Wherever we stand, we stand against fascism: March 16 call to action from the Outlive Them Jewish antifascist network

Outlive Them, the Jewish antifascist network, have put out a new international call to action for March 16th.

As with their previous call, I want to add a quick note on the UK context:

Here in the UK, Jewish antifascists are still trapped in the middle of a bruising fight between the cynicism of Jewish establishment/centrist figures trying to use the spectre of antisemitism as a way to delegitimise anyone to the left of Frank Field, and leftists responding to this by denying or defending obvious instances of antisemitism on the other. Much has happened over the last year that won’t be forgotten or forgiven easily, from the smearing of Jewish socialists and anti-racists as “a source of virulent antisemitism”, the clowns who tried to claim that attending a “seber” was proof of antisemitism, trying to set themselves up as experts on the subject while not even bothering to learn the words they’re using, to the wake of the Pittsburgh synagogue attack, where the “Campaign Against Antisemitism” used a mass murder committed by a nazi who specifically targeted a synagogue for its work with refugees as a chance to have a go at Muslims and the left, while a Labour Party branch in Stockton voted down a motion condemning the attack, to self-proclaimed radicals and feminists adopting conspiracy theories blaming rich Jews for the existence of trans peopleconspiracy theories that quickly cropped up in the comments section of anarcho-syndicalist facebook pages. All of this while UKIP, as part of its transformation into an openly far-right street movement, welcomed Mark “gas the Jews” Meechan into the party, a development that the professional crusaders against anti-semitism don’t seem to have that much of a problem with.

In such a grim context, just insisting on the possibility of a Jewish antifascism – one that takes its place as part of the international class struggle, not as a PR operation for Netanyahu’s ethnostate – feels like a radical act. You might want to get in touch with Jewdas to see if they’re planning anything, or plan something on your own – I still think that anything targeting UKIP would be a legitimate action at the moment, and given his track record Chris Williamson, who’s never apologised for his endorsement of Vanessa Beeley, is well overdue a reckoning.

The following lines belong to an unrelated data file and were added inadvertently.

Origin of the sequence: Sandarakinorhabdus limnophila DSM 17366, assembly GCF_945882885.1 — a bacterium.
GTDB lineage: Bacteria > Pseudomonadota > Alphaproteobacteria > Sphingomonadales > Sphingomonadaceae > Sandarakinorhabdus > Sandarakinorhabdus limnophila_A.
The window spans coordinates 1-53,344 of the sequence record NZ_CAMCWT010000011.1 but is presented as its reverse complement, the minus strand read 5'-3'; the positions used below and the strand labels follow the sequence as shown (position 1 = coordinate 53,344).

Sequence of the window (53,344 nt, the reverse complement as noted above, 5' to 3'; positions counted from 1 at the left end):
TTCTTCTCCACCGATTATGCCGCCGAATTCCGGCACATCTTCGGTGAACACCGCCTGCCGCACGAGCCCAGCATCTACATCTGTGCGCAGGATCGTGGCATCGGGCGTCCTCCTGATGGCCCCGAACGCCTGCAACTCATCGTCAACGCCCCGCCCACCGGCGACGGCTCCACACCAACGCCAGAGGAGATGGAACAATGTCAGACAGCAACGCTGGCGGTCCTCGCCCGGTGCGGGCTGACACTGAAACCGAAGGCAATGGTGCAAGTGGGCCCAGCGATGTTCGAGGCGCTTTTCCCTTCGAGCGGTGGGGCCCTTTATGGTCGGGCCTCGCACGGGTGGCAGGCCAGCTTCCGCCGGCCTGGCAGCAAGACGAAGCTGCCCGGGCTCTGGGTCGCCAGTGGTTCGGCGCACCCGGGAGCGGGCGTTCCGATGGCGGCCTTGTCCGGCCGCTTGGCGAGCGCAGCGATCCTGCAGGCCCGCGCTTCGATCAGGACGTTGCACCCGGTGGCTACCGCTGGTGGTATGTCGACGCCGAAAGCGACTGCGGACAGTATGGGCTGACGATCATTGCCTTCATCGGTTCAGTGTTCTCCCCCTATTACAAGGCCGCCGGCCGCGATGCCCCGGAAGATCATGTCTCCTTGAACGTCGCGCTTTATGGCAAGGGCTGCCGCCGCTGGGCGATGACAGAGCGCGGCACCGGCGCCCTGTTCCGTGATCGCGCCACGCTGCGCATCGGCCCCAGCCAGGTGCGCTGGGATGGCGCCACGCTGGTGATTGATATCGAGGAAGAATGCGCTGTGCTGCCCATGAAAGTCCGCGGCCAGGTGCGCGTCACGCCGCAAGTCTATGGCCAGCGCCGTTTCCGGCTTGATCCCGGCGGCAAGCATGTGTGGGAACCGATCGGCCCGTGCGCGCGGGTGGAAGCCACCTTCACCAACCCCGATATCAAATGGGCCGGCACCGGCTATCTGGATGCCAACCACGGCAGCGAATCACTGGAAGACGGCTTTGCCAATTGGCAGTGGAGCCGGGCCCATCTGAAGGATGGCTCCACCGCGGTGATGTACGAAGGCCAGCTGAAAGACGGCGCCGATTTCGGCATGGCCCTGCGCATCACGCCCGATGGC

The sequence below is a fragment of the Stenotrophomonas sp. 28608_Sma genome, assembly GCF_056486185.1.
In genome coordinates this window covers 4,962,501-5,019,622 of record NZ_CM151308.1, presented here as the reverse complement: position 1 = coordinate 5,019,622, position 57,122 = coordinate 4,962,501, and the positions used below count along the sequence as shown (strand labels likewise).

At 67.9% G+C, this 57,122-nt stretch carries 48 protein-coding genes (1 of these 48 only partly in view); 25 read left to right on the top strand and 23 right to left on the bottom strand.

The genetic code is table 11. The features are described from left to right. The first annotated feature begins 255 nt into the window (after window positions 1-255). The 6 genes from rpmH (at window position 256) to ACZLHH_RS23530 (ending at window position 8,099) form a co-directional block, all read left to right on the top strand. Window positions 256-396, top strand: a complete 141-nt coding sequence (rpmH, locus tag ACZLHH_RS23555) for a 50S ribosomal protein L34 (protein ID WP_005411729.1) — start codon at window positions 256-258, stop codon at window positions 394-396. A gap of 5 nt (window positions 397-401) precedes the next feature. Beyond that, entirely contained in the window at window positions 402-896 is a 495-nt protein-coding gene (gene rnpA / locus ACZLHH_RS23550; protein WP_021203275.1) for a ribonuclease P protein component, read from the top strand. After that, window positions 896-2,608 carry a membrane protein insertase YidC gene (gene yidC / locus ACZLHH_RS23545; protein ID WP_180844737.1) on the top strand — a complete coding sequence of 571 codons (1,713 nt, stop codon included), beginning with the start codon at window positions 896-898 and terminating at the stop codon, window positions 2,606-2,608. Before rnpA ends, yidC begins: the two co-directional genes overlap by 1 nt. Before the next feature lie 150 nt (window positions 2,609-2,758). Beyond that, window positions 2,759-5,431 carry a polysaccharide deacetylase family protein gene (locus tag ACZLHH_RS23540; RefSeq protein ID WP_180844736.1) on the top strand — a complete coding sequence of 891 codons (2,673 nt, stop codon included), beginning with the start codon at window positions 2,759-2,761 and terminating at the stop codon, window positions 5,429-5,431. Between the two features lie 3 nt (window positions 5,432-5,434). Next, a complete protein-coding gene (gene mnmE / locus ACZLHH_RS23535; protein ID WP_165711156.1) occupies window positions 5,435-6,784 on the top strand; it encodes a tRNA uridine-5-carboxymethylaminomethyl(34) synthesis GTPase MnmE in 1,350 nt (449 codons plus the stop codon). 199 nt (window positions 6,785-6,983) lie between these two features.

Also as a further note, March 16/antiracism day, the date Outlive Them have chosen, is mostly associated over here with Stand Up To Racism, the widely discredited SWP front, but it should be possible to organise something independently. Maybe even holding a clearly distinguished bloc on the official anti-racism day events might be worthwhile, if people want.

Anyway, here’s the main call:

An International Call to Action from the #OutliveThem Network

#JewishSpring has come early this year.

Jewish and allied anti-fascists have been busy: shutting down racist rallies in places like Auschwitz and Stone Mountain, confronting fascistic regimes from Washington to Tel Aviv, Brasilia to Budapest, and building broad-based coalitions with people of all backgrounds at the frontlines of the fight against fascism.

It’s time to come out, wherever we are, and get organized.

Call to Join Global Day Against Racism and Fascism

Our aim: To organize in all the places our peoples live, work, play, pray, and fight.

To this end, we are calling on Jewish antifascists and allies to join in the International Day of Action against Racism and Fascism on and around March 16, 2019.

For instance, you might organize a Jewish antifascist formation within a larger demonstration. Or you might hold your own rally, speak-out, public assembly, Shabbat dinner, or other solidarity gathering

International Call for Writers, Artists, and Translators

Our aim: To reach our peoples in all the places they live, in all the languages they speak.

To this end, we invite comrades around the world, Jewish or non-Jewish, to share their skills, whether as writers, artists, or translators, with the international network.

For instance, you might be able to translate this call to action into your language(s). Or you might want to write your own. You might be an artist, photographer, or designer with a graphic to contribute. Or you might want to collaborate with comrades on an antifascist Haggadah.

Call for Contributions to This Site and This Struggle

Our aim: To connect our peoples across borders, and to build our collective capacity for self-defense, self-organization, and self-determination.

To this end, we are putting out a call for contributions, big or small, to our site and our struggle.

For instance, you might send out your own call to action to be circulated by #OutliveThem internationally. You might ask for mutual aid, ranging from digital media to material resources. Or you might teach your comrades, and learn from each other, how to fight fascism and win